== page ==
Rocky Mountain High – Fall Hiking

Barrier Lake, Kananaskis Country

Late September as the fall colours began to paint the mountains in shades of red, orange and yellow we headed back to the Rockies for a couple of day hikes.  The first was in Kananaskis Country, a park system situated one hour west of Calgary, made up of 11 provincial parks.  Prairie View Trail begins at the Barrier Lake Dam, switchbacks uphill on an old forestry road to an open meadow with expansive views over Barrier Lake.  This lake holds a special place in my heart, it’s where we scattered my Mum’s ashes in 2007 ❤ Continuing along the meadow ridge the trail becomes very steep, with a short section at the top climbing over large rocks before reaching the summit.  From the summit the views of Barrier Lake, Mount Baldy and the surrounding area are spectacular.  When we lived in Calgary over 18 years ago this was a regular trail I used to ride on my mountain bike…I cannot imagine doing this now!!  The round trip distance for this hike was 11.2 km taking us 2 hours to reach the summit and just 80 minutes to descend.  We started hiking around 9:30 am on a weekday and did not see any other hikers on the way up.  The only people we ran into were a couple of bow hunters at the start of the climb, decked out in full camouflage gear, scouting for moose.  They had seen some fresh bear scat, fortunately not on the trail we were going up 🙂   Enjoying our lunch at the summit we reminisced about how many times we had been up here and how breathtaking the views are every time.  The majority of the hike is in the forest but when you pop out at the meadow the views are worth the climb.  As we headed back down the mountain we saw just over a dozen hikers making their way up, still a quiet day on the trail.

  • Barrier Lake, the start of the hike

 

Once finished the Prairie View hike we went deeper into K-Country for a brief visit to Wedge Pond.  Wedge Pond is a slice of fall paradise and a photographers dream with towering mountains surrounding the lake on all sides.  On a calm autumn day, the golden larches are reflected against the water of the pond.  Any given weekend you will find the shoreline filled with camera-toting visitors so it’s best to get there early.

  • Wedge Pond

 

Hike #2 was the Plain of Six Glaciers Trail starting at the Chateau Lake Louise, usually crowded with hundreds of tourists looking for the perfect photo.  The trail is an out and back hike of just over 13 km round trip, beginning along the shore of Lake Louise.  At this point, the trail is wide and flat.  Reaching the end of the lake we arrived at the Lake Louise Delta, created by glacial runoff carrying silt deposits from high in the mountains.  This silt gives the lake it’s famous turquoise colour.  From there the trail narrows and the forest thins quickly as you climb above the treeline, offering views down to Lake Louise and the valley below.  The trail continues it’s ascent along a rocky cliffside then through a barren rocky moraine reaching high into the mountains.  The Plain of Six Glaciers hike has an elevation gain of 385 meters (1,263 ft) between the lake and the teahouse so is considered moderately difficult.  The final two switchbacks are especially steep before reaching a lovely backcountry teahouse surrounded by stunning glacier views.  Our reward at the teahouse was a steaming mug of hot chocolate as we soaked in the surrounding scenery.  The teahouse is beautiful and quaint, serving tea, coffee, scones, soup and sandwiches in addition to hot chocolate.  There was a slight dusting of snow around the teahouse as the cold winds blew down the mountains, foretelling that winter is not far away!  The Plain of Six Glaciers hike is very popular and in the summer months can be very crowded.  We did this hike in late September with a group of 4 friends and the trail was definitely more enjoyable than during the peak summer season.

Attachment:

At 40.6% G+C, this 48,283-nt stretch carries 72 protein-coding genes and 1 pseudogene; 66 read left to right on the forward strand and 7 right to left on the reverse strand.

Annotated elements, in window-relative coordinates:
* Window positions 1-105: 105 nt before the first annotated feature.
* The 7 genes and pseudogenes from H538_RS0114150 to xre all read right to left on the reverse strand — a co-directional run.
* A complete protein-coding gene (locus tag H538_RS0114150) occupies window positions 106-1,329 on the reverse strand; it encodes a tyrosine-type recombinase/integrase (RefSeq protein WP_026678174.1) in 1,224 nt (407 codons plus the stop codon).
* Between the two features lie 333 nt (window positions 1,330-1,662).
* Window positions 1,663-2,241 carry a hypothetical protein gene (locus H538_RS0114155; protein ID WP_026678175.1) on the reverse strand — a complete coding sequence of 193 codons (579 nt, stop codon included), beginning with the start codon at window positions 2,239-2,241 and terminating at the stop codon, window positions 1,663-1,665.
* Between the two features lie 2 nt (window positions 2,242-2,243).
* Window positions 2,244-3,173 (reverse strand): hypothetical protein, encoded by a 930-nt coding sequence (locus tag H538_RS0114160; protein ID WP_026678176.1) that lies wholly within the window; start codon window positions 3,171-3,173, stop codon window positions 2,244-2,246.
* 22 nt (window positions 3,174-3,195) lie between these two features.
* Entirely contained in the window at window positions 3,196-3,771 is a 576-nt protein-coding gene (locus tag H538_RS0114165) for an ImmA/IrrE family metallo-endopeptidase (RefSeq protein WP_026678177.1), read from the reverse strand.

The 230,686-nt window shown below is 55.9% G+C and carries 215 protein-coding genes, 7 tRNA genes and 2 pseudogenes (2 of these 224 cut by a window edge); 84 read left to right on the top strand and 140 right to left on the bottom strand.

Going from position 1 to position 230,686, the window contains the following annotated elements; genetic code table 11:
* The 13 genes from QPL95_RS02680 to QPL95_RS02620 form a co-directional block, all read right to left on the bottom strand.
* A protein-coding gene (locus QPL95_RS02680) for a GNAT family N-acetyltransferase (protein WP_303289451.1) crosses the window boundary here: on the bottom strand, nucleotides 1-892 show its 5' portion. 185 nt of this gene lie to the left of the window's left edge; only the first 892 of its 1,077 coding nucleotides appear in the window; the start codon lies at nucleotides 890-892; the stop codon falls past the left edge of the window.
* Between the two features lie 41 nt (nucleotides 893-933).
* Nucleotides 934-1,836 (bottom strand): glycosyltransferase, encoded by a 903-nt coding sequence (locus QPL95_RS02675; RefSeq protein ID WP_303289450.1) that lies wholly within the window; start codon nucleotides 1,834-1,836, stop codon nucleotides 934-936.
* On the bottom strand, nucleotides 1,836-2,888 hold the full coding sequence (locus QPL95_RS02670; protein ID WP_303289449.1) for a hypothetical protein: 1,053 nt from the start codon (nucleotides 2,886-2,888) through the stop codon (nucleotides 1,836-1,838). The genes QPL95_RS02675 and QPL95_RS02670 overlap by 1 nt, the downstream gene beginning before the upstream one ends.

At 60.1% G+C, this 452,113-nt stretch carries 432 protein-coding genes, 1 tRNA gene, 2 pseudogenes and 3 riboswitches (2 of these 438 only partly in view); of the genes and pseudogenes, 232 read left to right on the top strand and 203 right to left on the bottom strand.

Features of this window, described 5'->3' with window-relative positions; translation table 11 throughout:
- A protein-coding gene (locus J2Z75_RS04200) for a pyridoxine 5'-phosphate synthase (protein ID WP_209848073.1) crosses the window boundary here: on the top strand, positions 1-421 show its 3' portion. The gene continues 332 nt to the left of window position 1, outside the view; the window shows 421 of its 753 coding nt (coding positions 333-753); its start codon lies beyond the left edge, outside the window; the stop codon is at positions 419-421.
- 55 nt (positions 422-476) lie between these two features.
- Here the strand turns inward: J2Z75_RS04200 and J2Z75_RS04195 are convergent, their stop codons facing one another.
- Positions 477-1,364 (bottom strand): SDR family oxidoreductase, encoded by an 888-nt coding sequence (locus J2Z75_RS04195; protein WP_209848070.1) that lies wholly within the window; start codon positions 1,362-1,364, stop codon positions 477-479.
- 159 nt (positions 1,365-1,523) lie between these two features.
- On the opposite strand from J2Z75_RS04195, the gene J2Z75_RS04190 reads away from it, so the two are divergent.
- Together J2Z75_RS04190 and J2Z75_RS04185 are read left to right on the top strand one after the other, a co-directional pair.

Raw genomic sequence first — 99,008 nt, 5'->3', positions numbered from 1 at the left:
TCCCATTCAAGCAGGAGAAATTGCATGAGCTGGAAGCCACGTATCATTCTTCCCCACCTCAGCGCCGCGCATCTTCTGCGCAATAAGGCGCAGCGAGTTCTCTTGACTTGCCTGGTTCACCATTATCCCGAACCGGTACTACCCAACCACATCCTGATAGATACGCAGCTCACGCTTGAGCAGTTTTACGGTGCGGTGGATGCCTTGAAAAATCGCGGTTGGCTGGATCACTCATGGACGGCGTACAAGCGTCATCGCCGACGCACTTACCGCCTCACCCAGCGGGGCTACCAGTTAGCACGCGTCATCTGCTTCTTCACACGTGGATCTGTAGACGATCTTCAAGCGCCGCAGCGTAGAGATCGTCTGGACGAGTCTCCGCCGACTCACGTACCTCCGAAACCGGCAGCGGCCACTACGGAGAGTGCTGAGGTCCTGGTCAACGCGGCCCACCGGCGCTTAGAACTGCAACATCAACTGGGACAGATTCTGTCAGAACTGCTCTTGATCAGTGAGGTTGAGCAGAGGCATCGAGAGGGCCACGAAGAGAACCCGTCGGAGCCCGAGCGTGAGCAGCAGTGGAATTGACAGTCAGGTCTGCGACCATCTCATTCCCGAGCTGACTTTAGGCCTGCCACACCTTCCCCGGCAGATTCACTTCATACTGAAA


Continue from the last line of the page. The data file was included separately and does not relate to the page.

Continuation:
• Lake Louise, the start of our hike

 

Despite being “grounded” due to the worldwide pandemic, we have made the most of our time in Calgary.  The outstanding summer and fall weather gave us the opportunity to explore the abundant hiking trails surrounding the city.  It’s not hard to see why the Rocky Mountains are a world-famous destination with majestic views at every turn.

 

 

 

4 thoughts on “Rocky Mountain High – Fall Hiking

  • October 16, 2020 at 12:02 pm
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    Beautiful photos! Do I have a small pang of envy?!

    Reply
    • October 16, 2020 at 12:13 pm
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      Thanks Sandra. I think your envy will soon end as the cold winter weather descends upon us. Take good care, I hope all is well in Cayman 🙂

      Reply
  • October 16, 2020 at 11:34 am
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    What a gorgeous place to hike. Despite having flown between Ontario and BC many times, we’ve never been “on foot” in Alberta. Your descriptions make me want to change that as soon as we can!

    Reply
    • October 16, 2020 at 12:12 pm
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      Thanks Rose. Yes, definitely make plans to hike around the Alberta Rockies. We do appreciate the opportunity we had this year to explore and appreciate where we are from 🙂 Take good care!

      Reply

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